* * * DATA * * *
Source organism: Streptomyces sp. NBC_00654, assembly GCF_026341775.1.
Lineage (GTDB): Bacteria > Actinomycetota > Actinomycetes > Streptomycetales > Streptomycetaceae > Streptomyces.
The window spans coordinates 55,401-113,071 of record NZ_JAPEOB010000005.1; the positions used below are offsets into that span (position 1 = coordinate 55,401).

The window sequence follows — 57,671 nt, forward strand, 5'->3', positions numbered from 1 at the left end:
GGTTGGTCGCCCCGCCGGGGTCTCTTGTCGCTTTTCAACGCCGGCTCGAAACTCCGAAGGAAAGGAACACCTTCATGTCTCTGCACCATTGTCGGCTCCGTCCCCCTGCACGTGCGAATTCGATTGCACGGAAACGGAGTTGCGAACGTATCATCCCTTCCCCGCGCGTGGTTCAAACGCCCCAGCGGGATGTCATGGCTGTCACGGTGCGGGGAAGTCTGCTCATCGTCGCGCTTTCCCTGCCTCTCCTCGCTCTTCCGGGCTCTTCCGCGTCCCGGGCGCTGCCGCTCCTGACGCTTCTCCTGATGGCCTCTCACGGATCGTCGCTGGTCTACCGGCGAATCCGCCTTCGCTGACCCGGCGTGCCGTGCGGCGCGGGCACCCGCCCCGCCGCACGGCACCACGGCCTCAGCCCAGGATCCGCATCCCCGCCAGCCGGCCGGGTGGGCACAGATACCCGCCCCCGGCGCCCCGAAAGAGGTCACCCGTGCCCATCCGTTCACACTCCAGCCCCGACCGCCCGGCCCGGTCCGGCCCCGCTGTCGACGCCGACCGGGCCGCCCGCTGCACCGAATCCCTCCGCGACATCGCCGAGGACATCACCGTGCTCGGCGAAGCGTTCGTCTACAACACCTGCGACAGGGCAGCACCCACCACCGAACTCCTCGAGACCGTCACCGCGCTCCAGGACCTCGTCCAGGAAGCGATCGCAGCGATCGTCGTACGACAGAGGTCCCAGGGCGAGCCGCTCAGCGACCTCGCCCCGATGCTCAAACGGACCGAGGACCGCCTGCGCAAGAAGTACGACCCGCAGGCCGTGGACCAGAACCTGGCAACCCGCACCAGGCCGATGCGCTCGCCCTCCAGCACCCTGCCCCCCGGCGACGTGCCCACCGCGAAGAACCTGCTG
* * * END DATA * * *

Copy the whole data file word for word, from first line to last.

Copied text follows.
Source organism: Streptomyces sp. NBC_00654, assembly GCF_026341775.1.
Lineage (GTDB): Bacteria > Actinomycetota > Actinomycetes > Streptomycetales > Streptomycetaceae > Streptomyces.
The window spans coordinates 55,401-113,071 of record NZ_JAPEOB010000005.1; the positions used below are offsets into that span (position 1 = coordinate 55,401).

The window sequence follows — 57,671 nt, forward strand, 5'->3', positions numbered from 1 at the left end:
GGTTGGTCGCCCCGCCGGGGTCTCTTGTCGCTTTTCAACGCCGGCTCGAAACTCCGAAGGAAAGGAACACCTTCATGTCTCTGCACCATTGTCGGCTCCGTCCCCCTGCACGTGCGAATTCGATTGCACGGAAACGGAGTTGCGAACGTATCATCCCTTCCCCGCGCGTGGTTCAAACGCCCCAGCGGGATGTCATGGCTGTCACGGTGCGGGGAAGTCTGCTCATCGTCGCGCTTTCCCTGCCTCTCCTCGCTCTTCCGGGCTCTTCCGCGTCCCGGGCGCTGCCGCTCCTGACGCTTCTCCTGATGGCCTCTCACGGATCGTCGCTGGTCTACCGGCGAATCCGCCTTCGCTGACCCGGCGTGCCGTGCGGCGCGGGCACCCGCCCCGCCGCACGGCACCACGGCCTCAGCCCAGGATCCGCATCCCCGCCAGCCGGCCGGGTGGGCACAGATACCCGCCCCCGGCGCCCCGAAAGAGGTCACCCGTGCCCATCCGTTCACACTCCAGCCCCGACCGCCCGGCCCGGTCCGGCCCCGCTGTCGACGCCGACCGGGCCGCCCGCTGCACCGAATCCCTCCGCGACATCGCCGAGGACATCACCGTGCTCGGCGAAGCGTTCGTCTACAACACCTGCGACAGGGCAGCACCCACCACCGAACTCCTCGAGACCGTCACCGCGCTCCAGGACCTCGTCCAGGAAGCGATCGCAGCGATCGTCGTACGACAGAGGTCCCAGGGCGAGCCGCTCAGCGACCTCGCCCCGATGCTCAAACGGACCGAGGACCGCCTGCGCAAGAAGTACGACCCGCAGGCCGTGGACCAGAACCTGGCAACCCGCACCAGGCCGATGCGCTCGCCCTCCAGCACCCTGCCCCCCGGCGACGTGCCCACCGCGAAGAACCTGCTG